Glib comparisons are, of course, useless and perhaps dangerous. When we say that Nazi behaviour in Europe and the Holocaust were ‘worse’ than earlier atrocities, and that therefore the men who carried them out were ‘worse’ than the villains of the past, we speak truly, but must be clear about what that means. It is not just a matter of the scale and intensity of brutality and destructiveness made possible by the capacities of industrial societies. Great atrocities have taken place in the past whose precise extent we can never measure, and the subjective and relative impact of which we cannot imagine, because the mental and cultural context is so hard to understand. Doubtless, too, innumerable acts of appalling cruelty have been lost in oblivion. The most exquisite deliberate tortures, physical and mental, have been inflicted by human beings on one another (and were repeated between 1939 and 1945; many who did not themselves suffer in the evil of the Holocaust died under them). Terrible things, too, would be done after 1945. The overall record of the Nazis, nonetheless, strikes us still as uniquely dreadful because its perpetrators had no excuse for not knowing better. The torturers and exterminators were born of cultures that had centuries of moral reflexion and argument behind them, all the progressive thought of the last three centuries of European civilization, all the slowly refined, humanized teaching of Christianity. They had no excuse of ignorance or tradition. They had deliberately turned their back on the good.
Distinctions can of course be made among villains and certainly between perpetrators of brutal acts of war. There is a line that can be drawn between the evil and perverted Hitler and the bombastic, bullying but less corrupted Mussolini, between the doctrinal, lunatic cruelty of the SS and the often revengeful, embittered but still rationally defensible planners of the Allied strategic bombing offensive. However it felt to be its victim, there is a distinction to be drawn between Nazi tyranny and the fanatical, devoted ruthlessness of the Japanese, or even between Nazism and the brutal defensiveness expressed in Stalin’s near-paranoia with possible opposition. It was above all in Germany that the twentieth century revealed itself as an age when men in power in a civilized country deliberately chose to turn their backs on civilization.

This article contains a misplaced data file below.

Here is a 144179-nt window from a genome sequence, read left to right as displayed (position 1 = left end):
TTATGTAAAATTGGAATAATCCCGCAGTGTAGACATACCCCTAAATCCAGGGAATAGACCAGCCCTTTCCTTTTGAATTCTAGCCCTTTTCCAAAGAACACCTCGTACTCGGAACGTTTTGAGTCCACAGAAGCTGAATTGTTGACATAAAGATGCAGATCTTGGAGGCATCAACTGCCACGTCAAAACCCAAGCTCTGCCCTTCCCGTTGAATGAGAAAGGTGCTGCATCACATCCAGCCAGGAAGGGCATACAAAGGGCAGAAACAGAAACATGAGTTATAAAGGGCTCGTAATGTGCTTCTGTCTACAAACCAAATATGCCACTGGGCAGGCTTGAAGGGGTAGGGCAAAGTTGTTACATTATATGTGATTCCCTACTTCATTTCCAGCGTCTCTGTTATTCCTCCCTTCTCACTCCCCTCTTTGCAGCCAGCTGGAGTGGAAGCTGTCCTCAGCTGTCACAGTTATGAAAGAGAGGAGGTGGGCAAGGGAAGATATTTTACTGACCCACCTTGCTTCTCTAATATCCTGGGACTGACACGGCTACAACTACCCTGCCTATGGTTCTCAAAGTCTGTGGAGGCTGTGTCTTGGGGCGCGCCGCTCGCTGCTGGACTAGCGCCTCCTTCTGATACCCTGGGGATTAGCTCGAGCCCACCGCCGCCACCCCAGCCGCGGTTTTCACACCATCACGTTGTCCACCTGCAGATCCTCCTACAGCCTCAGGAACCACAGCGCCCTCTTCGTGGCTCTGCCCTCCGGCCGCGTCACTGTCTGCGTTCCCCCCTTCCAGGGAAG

The most immediately obvious further result of the war was its unprecedented physical destructiveness. Hiroshima and Nagasaki, the first victims of nuclear warfare, were not, in fact, the best evidence of this. It was most visible in the German and Japanese cities devastated by bombing. One of the major features of the Second World War, this proved much more costly to life and buildings than had been the bombing of Spanish cities in the Spanish Civil War (though those early essays in terror had been enough in their day to convince many observers that bombing alone could bring a country to its knees). In its effects, although bombing was often invaluable in combination with other forms of fighting, the huge strategic offensive against Germany built up by the British Royal Air Force from tiny beginnings in 1940, and steadily supplemented by the United States Air Force from 1942 onwards up to the point at which their combined forces could provide a target with continuous day and night bombing, achieved very little of decisive importance until the last few months of the war. Nor was the fiery destruction of Japan’s cities strategically so important as the elimination of her sea power.
The cost of victory in lives had been very great. The numbers will never be exactly known; it seems as if more than 50 million people must have perished round the world in military and naval operations. Battle casualties, above all on the eastern European fronts, far surpassed those of the Great War; Germany suffered more dead than in 1914 – 18 (about 3 million on the eastern front alone) and Russia the staggering possible loss of more than 20 million people, though not all on the battlefield. About half that number of Chinese, military and civilians together, died in all. Famine and disease helped to send up the overall total even as the fighting was drawing to a close – in Greece, for example – and in India a great famine in 1942 had carried off 2 million dead. As for individual acts of violence, bombing had killed hundreds of thousands of Germans and Japanese, while the deaths at Hiroshima and Nagasaki showed that similar holocausts could be even more easily achieved by the enormous power of nuclear weapons, of which those used in 1945 were only early and relatively feeble examples. It was probably true that no one before 1939, however fearful of war, would have guessed that human society could endure such bloodshed and survive.